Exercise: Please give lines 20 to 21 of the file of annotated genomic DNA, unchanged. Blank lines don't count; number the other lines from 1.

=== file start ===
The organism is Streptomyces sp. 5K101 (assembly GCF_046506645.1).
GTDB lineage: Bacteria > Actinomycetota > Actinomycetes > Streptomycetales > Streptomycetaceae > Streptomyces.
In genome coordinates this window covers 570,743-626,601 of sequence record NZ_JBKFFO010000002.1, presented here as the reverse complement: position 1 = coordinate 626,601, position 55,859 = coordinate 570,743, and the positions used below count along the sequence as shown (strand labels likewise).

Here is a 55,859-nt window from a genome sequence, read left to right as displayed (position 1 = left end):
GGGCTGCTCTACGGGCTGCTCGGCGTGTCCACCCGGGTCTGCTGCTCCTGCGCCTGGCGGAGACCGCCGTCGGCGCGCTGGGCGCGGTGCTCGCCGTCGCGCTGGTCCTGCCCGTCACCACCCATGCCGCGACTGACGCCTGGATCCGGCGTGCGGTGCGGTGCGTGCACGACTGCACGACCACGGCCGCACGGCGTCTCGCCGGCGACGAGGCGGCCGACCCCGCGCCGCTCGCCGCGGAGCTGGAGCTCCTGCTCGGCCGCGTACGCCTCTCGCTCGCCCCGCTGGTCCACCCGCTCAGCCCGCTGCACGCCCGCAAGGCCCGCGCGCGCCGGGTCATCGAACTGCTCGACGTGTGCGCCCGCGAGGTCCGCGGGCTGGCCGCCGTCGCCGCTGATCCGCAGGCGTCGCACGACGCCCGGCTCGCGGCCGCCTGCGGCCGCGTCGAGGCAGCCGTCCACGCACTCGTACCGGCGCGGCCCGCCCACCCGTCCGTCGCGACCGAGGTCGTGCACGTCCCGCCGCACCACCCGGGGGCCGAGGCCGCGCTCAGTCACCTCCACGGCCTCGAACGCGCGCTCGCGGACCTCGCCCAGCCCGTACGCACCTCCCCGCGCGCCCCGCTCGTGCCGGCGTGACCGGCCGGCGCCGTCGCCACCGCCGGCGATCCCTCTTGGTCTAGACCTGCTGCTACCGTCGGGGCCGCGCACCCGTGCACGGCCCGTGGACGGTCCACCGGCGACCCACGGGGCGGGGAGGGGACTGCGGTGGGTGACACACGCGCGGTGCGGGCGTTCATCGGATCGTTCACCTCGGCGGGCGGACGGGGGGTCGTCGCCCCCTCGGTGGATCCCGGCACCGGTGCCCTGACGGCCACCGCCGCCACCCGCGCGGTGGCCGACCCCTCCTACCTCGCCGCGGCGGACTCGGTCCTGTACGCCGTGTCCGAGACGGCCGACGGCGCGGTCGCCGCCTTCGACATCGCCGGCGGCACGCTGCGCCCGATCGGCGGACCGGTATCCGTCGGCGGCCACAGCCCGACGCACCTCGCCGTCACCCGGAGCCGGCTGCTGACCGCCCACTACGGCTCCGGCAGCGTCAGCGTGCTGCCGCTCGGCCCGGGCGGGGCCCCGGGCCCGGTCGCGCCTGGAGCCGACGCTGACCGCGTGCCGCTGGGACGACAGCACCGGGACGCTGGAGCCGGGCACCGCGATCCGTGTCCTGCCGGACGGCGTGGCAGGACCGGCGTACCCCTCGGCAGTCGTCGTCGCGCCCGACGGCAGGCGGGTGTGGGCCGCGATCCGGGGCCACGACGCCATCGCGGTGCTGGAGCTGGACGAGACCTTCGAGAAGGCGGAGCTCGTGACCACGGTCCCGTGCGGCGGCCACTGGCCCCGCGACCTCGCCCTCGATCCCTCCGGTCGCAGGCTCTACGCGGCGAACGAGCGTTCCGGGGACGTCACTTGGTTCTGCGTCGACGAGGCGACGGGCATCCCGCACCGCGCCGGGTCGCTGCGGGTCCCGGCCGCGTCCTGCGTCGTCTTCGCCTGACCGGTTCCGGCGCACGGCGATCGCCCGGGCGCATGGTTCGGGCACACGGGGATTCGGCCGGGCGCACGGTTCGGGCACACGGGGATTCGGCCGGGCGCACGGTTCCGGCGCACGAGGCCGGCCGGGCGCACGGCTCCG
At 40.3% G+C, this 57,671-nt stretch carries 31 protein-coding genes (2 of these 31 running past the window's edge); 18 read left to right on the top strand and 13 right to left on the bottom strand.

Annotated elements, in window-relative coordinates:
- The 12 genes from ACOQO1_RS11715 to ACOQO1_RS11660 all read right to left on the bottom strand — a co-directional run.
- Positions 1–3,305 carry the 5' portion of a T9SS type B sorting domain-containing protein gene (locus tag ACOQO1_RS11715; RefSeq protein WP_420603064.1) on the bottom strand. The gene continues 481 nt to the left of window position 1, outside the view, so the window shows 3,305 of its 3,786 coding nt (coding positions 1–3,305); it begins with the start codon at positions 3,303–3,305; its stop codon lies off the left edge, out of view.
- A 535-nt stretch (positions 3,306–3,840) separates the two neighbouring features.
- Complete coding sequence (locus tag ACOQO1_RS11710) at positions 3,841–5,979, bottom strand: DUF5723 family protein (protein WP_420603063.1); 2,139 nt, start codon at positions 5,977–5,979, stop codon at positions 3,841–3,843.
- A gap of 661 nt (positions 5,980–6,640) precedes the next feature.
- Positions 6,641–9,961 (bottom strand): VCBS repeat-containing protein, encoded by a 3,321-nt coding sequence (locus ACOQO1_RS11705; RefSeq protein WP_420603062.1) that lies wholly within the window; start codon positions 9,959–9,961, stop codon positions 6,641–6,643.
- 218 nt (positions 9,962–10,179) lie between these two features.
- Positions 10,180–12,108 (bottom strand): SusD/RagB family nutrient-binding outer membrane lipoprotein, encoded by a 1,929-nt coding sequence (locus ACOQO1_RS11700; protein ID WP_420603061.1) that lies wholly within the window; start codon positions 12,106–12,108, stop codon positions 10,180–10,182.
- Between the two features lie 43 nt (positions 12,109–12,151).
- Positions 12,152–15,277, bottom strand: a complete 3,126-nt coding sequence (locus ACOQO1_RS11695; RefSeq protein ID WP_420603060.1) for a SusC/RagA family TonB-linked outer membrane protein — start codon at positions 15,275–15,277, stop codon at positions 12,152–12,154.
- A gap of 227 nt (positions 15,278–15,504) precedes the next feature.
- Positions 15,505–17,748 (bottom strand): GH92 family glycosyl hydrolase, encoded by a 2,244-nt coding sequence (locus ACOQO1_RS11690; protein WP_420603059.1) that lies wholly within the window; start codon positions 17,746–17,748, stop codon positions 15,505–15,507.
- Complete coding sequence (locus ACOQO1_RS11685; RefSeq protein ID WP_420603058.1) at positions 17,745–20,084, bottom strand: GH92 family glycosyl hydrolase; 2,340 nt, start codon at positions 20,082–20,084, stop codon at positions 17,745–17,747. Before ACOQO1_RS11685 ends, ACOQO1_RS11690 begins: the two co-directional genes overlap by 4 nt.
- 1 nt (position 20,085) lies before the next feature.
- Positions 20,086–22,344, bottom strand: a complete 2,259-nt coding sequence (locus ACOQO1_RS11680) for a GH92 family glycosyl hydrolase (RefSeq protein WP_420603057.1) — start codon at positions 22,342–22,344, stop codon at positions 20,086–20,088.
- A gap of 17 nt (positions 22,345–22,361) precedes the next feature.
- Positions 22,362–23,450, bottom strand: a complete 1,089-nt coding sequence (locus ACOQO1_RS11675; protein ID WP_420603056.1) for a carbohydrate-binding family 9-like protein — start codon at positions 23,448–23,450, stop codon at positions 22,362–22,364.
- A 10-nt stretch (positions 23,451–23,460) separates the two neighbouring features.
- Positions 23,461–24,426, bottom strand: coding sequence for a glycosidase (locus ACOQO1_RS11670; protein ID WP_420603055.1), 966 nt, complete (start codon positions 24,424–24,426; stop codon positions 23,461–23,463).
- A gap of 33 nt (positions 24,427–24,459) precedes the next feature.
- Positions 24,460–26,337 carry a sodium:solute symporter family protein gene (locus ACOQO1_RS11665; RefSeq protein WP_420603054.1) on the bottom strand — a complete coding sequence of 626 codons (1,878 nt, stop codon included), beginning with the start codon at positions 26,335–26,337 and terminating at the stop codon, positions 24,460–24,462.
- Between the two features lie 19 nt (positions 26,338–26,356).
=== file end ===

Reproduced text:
- Complete coding sequence (locus ACOQO1_RS11685; RefSeq protein ID WP_420603058.1) at positions 17,745–20,084, bottom strand: GH92 family glycosyl hydrolase; 2,340 nt, start codon at positions 20,082–20,084, stop codon at positions 17,745–17,747. Before ACOQO1_RS11685 ends, ACOQO1_RS11690 begins: the two co-directional genes overlap by 4 nt.
- 1 nt (position 20,085) lies before the next feature.